Welcome             PSYC 3216: Motivation & Emotion 


Literature Search
Research Interests
Psychology Links



TEXT:  Motivation: Theory, Research, and Application by Herbert L. Petri.

            Additional readings available online may be assigned


Although introductory psychology is the only prerequisite for this course, be aware that this is a level 3000 psychology course. The course covers a large number of theories of motivation and behavior. It also relies heavily on the experimental approach to psychology. In many cases the material is conceptually difficult and requires considerable thought. Delaying the reading of the required material until a few days before an exam will not work for most students. Read the relevant material before we cover it in class, think about the material, and study often.


Exams: There will be 3 exams. The exams will consist of multiple choice, fill-ins, and short answers based on the lecture material, the textbook, and any additional reading assignments.

Makeup: If you miss an exam because of illness (or another legitimate and documented reason) you must notify me as soon as possible. Call my office and leave a message (or email) if you can't physically come to school. No makeups will be given to anyone who does not contact me by the next class period after the scheduled exam. ALL makeup exams will be given on the last day of Lecture classes Dec 13.

 On-line Quizzes: Quizzes will be provided on Blackboard.  You must take at least 5 of the quizzes to satisfy the Quiz requirement for the course.  20 pts will be given for each passed quiz up to 5 quizzes. 5 passed quizzes = 100 pts, 4 passed quizzes = 80 pts, etc.) A passing grade on a quiz is 65%. You may take the quizzes at any time and you may take any combination of quizzes that you like. The point of the quizzes is to help you study the material so take as many of them as possible and in a timely manner (i.e., prior to a scheduled exam).  To take the quizzes log onto Blackboard as usual. The address is http://setonhall.blackboard.com or you can access it through my homepage http://pirate.shu.edu/~vigorimi. 

Optional Portfolio Assignment:  A portfolio serves primarily 3 functions:

1.         an opportunity to integrate your notes, the text, and other material, therefore providing an effective study method.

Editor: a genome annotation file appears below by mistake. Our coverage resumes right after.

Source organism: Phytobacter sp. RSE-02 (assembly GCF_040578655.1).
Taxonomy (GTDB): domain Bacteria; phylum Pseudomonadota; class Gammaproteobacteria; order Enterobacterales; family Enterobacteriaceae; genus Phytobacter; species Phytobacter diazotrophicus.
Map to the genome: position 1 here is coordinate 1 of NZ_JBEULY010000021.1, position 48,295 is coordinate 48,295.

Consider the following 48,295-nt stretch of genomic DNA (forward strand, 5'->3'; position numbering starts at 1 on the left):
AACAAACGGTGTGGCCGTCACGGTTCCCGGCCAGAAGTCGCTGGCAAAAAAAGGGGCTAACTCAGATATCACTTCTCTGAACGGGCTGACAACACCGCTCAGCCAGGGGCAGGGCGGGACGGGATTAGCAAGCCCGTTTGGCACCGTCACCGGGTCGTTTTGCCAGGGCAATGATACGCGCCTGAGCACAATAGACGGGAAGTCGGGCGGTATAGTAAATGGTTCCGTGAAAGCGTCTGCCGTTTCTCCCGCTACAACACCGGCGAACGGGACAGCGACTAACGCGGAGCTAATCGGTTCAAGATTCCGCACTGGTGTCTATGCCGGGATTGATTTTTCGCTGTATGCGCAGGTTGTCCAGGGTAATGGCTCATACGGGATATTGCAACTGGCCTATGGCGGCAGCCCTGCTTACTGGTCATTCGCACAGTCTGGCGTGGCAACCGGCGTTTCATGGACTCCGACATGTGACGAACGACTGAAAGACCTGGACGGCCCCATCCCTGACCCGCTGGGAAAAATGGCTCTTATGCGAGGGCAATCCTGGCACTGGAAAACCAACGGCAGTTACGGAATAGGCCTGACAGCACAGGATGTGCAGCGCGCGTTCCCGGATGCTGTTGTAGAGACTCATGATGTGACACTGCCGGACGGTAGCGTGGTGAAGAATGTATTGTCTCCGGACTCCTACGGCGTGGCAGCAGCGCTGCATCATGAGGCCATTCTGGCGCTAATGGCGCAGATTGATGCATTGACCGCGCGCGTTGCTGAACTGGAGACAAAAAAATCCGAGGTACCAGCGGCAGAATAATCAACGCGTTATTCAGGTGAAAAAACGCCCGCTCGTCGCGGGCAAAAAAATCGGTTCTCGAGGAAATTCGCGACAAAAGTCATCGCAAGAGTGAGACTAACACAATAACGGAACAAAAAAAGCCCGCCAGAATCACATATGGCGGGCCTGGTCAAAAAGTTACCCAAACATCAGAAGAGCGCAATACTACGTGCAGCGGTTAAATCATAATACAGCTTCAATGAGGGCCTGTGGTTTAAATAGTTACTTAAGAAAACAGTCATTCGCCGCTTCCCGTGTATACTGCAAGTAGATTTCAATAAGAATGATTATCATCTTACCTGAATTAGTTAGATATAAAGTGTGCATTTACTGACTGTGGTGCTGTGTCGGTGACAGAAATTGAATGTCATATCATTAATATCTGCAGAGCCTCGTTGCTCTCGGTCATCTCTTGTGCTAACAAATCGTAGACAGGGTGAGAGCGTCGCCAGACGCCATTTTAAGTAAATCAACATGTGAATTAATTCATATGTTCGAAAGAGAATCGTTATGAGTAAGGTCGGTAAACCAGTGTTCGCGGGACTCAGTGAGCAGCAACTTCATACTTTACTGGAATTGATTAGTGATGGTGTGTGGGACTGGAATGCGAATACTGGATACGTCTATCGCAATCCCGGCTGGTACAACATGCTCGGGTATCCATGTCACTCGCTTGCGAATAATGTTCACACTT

2.     an individualized resource to take with you into future courses.

3.     a record or documentation of some of the content that you learned in the course.

Requirements and instructions  will be provided.

            Final grade:

              With Portfolio Assignment

  • Exam 70%

  • Quizzes 10%

  • Portfolio 20%

                                    Without Portfolio Assignment

  • Exam 90%

  • Quizzes 10%

 NO Extra Credit may be submitted to increase exam scores.


Tentative Exam Dates: 

  • Exam 1: October 4, Thursday

  • Exam 2: November 6, Tuesday

  • Exam 3: Final's Week, Dec 21, Friday, 2:45-4:25

CHAPTER OUTLINES: Chapter outlines will be made available on Blackboard.  These outlines are intended to help organize your studying. You are still responsible for all material covered in class and in the readings that may not appear on these outlines.


 I.            Introduction and the theory of evolution

  •             Chapter 1

II.            Biological views of motivation

  •             Chapter 2: Genetic contributions to motivated behavior

  •             Chapter 3: Arousal

  •             Chapter 4: Regulation

            III.            Learning views of motivation

  •             Chapter 5: Drive theory

  •             Chapter 6: Directed motivation

  •             Chapter 7: Incentive motivation

  •             Chapter 8: Hedonism and sensory stimulation


V.            Cognitive views of motivation

  •             Chapter 9:  Expectancy-Value Approaches (pp. 245-249)

  •             Chapter 10: Social motivation (pp. 263, 271 ; pp. 275-281 ; pp.                283-293)

  •             Chapter 11: Attribution (pp. 286-298 ; pp. 310-313)

  •             Chapter 12: Competence and control

This page was
  last edited:
 September 07, 2001


   Psychology Department     Seton Hall University